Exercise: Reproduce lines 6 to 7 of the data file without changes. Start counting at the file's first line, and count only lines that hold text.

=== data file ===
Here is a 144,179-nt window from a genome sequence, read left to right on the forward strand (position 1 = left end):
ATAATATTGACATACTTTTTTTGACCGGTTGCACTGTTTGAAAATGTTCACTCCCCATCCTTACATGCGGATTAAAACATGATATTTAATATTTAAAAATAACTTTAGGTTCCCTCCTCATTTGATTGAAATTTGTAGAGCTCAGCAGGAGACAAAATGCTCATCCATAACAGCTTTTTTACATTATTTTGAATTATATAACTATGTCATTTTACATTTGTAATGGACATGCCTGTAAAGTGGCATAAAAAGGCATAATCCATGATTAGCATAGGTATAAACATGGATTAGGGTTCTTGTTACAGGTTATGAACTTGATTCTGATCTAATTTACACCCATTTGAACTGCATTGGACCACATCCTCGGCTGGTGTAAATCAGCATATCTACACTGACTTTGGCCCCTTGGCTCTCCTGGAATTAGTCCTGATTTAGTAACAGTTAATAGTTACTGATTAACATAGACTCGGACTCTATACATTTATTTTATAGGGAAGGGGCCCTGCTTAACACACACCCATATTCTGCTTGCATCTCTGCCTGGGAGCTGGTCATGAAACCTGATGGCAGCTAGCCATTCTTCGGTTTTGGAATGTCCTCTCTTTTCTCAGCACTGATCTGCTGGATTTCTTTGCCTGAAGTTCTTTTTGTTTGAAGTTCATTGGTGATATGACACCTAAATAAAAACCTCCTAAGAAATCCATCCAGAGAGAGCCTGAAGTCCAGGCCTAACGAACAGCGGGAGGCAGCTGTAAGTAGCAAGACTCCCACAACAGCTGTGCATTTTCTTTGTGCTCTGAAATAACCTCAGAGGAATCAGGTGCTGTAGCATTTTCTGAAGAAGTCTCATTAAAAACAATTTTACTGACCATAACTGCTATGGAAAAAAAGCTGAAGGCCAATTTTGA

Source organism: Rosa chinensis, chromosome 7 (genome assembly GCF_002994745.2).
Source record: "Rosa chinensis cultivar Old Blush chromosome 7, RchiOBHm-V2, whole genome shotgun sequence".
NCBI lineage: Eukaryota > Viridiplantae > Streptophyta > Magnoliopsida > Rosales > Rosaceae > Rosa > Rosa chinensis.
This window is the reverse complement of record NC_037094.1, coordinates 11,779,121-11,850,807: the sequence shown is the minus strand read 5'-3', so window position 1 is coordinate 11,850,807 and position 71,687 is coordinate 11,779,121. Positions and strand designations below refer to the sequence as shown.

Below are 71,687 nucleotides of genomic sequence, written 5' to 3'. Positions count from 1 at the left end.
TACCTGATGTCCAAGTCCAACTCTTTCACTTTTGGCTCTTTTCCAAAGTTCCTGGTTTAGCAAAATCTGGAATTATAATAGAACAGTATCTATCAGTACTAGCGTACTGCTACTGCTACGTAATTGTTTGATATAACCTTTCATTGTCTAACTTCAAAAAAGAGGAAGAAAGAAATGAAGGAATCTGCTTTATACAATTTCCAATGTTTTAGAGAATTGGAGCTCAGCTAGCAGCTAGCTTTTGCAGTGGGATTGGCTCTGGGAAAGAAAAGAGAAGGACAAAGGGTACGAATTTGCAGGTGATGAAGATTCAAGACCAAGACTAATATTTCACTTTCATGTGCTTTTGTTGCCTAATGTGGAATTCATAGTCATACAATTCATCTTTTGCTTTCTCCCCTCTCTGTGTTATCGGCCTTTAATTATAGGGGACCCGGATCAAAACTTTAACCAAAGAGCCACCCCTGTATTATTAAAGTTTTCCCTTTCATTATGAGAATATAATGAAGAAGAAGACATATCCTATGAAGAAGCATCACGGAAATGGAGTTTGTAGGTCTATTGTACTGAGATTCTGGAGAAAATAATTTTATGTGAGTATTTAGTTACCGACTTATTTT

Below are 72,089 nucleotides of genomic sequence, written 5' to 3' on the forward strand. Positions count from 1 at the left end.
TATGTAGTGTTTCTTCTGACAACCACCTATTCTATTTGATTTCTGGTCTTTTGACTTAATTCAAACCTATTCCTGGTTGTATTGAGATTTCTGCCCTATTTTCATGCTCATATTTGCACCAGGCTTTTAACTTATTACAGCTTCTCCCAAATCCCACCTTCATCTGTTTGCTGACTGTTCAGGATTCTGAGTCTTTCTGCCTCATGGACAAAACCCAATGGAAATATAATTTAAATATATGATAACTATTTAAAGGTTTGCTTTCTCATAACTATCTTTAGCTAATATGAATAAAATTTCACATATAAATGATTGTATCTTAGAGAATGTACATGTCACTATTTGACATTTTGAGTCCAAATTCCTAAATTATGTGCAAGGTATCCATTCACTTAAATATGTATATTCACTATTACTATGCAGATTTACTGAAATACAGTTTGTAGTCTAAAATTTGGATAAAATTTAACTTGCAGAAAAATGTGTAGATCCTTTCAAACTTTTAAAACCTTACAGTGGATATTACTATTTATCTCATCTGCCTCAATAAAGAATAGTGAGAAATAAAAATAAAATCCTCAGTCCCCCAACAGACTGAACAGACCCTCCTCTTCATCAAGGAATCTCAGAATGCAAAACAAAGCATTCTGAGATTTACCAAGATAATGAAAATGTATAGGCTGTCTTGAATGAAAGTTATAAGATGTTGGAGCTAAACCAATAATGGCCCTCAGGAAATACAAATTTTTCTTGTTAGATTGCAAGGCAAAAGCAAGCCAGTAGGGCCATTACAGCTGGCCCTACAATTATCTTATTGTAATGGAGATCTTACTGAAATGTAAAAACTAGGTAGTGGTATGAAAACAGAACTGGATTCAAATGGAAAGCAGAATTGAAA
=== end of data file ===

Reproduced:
This window is the reverse complement of record NC_037094.1, coordinates 11,779,121-11,850,807: the sequence shown is the minus strand read 5'-3', so window position 1 is coordinate 11,850,807 and position 71,687 is coordinate 11,779,121. Positions and strand designations below refer to the sequence as shown.

Below are 71,687 nucleotides of genomic sequence, written 5' to 3'. Positions count from 1 at the left end.